WeSNiP, which incorporated and achieved non-profit501(C)3 status in 2008, began high-quality, high-volume spay/neuter service in August of 2008.
In the four-plus years since its inception, WeSNiP has changed thousands of lives.
WeSNiP performed its 10,000th surgery on June 7th, 2012 - but it took years of community outreach to attain this milestone.
“We thought at first that people would come running when we offered free spay and neuter services, but many people didn’t want anyone to know how many pets they had," stated Program Coordinator Patricia Maass.
WeSNiP's program grew slowly, largely through word of mouth and community outreach.
"I'll stop by with some cat food and visit. They’ll start asking questions and telling their neighbors," Maass explained.
"They’ll come and bring you one animal and learn that we’re trustworthy, and then they’ll bring back more pets. That’s how we work – we’re grassroots."
And this grassroots organization has been providing hope and help to those who need it most.
“WeSNiP serves those who would otherwise not have access to spay and neuter services for their pets,” Maass stated.
Many people are in rural areas. They’re barely making it, so they can’t afford to spay and neuter.
Many of our customers can’t get to us. Some are disabled or have developmental issues that keep them from bringing their animals in. So we have to get to them.
A high percentage of people – if it’s convenient and cheap enough – will get their animals spayed and neutered,” Maass added.
While WeSNiP mainly serves low-income pet owners, they recognize that but other people are in need of their services, as well.
"Some people are having pets dumped on their property repeatedly," Maass stated.
"They can’t afford to keep having these animals spayed and neutered. So we help them, too.
We want to give people the ability to avoid doing desperate things, like taking them to the shelter, dumping them at another property, or putting them in a dumpster."
WeSNiP's efforts have made a dramatic impact on Whatcom County's euthanasia rates.
"At the Humane Society from 2008 through 2011, the euthanasia of healthy, adoptable cats for lack of space was down 79%.
For dogs, it was down 82%. The euthanasia of unweaned kittens was down 75%.
Unweaned puppies hadn’t been euthanized for 2.5 years, but there was a parvo outbreak and 15 were euthanized as a result.
Education continues to expand as we do more spays and neuters."
WeSNiP has seen a significant increase in feral cat spay and neuters, as well.
"We spayed and neutered 725 feral cats in 2012, up from 178 in 2011. We received some grants for trap neuter return and bought 40 traps," Maass stated.
WeSNiP looks forward to 2013 as a banner year for all animals, whether they are pets or feral animals.
“It wasn’t originally our plan to focus on trap-neuter-return (TNR), but it has become part of how the organization has to evolve," Maass stated.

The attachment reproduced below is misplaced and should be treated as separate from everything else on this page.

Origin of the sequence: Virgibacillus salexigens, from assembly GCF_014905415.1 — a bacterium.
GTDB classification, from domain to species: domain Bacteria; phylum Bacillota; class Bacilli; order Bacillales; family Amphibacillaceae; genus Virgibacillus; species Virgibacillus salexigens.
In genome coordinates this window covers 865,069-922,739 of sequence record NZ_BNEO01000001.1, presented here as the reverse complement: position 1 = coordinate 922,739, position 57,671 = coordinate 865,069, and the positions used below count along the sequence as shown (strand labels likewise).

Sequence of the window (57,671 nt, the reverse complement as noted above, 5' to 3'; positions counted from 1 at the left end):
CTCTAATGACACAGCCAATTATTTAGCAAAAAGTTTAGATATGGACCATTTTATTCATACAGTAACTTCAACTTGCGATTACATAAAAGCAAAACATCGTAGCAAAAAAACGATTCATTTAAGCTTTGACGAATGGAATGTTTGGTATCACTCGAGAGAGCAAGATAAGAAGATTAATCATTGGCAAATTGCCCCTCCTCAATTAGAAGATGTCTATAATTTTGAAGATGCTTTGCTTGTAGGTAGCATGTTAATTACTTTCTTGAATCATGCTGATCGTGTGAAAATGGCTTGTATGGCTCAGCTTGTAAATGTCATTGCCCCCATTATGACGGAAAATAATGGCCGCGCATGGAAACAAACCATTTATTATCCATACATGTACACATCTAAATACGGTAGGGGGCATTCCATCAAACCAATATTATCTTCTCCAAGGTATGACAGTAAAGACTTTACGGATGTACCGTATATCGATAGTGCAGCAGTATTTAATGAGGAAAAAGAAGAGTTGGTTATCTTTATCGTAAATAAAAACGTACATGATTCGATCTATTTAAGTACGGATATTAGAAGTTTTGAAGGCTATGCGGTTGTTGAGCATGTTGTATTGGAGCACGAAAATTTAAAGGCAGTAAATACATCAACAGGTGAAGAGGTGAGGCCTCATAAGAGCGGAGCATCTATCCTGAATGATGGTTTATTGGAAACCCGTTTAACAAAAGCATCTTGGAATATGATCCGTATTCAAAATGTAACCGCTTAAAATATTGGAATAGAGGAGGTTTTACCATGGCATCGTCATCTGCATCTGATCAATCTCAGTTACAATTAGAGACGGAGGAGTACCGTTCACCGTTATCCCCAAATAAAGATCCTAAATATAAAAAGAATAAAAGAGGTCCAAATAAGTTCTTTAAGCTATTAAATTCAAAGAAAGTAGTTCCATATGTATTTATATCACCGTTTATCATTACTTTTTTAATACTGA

WeSNiP hopes to continue seeking out those who need their services, determining how to best help them.
"It’s about practicality – we ask people what they most want. I was at a dairy farm and asked the farmer what he didn’t like about having the cats around.
The farmer wanted the cats to stop spraying in the calf barn. We told him that we’d help stop that," Maass explained.
No project is too large for this organization, either.
"One of the first ladies we helped was feeding 50 cats," Maass recalled.
We told her that we would fix all of the cats and return them. We told her that the population would decrease over time.
I ran into her months afterward – she said that she had a lot fewer cats. They quit having kittens."
Maass recalled another client who was doing his best to care for his ailing pets.
"At one trailer, there were two ducks and 12 cats outside," she stated.
The trailer owner also had one dozen indoor cats. In the trailer, there was a mom with new kittens. She had an abscess in her mouth. He had been draining it with a hot needle.
I told him that we would come in the morning, take the mom and babies, and take them to the vet to help them.
WeSNiP aims to maintain a good relationship with the Humane Society, Washington State residents in need, and every organization in Whatcom County.
"It’s better to tell us that there’s a problem than to wait too long," Maass stated. "It’s about outreach – and about giving information without being judgmental.
We know that if we don’t spay or neuter them, they probably won’t get it done elsewhere."
It’s our goal to end the euthanasia of healthy cats and dogs in Whatcom County. We’ve done 11,000 surgeries, mostly in Whatcom County. It’s aggressive spay-neuter."
Congratulations, WeSNiP, on your 11,000 surgeries!
Seattle Pets Examiner will feature further articles about WeSNiP and TNR throughout 2013.
If you would like to learn more about WeSNiP, visit their website.
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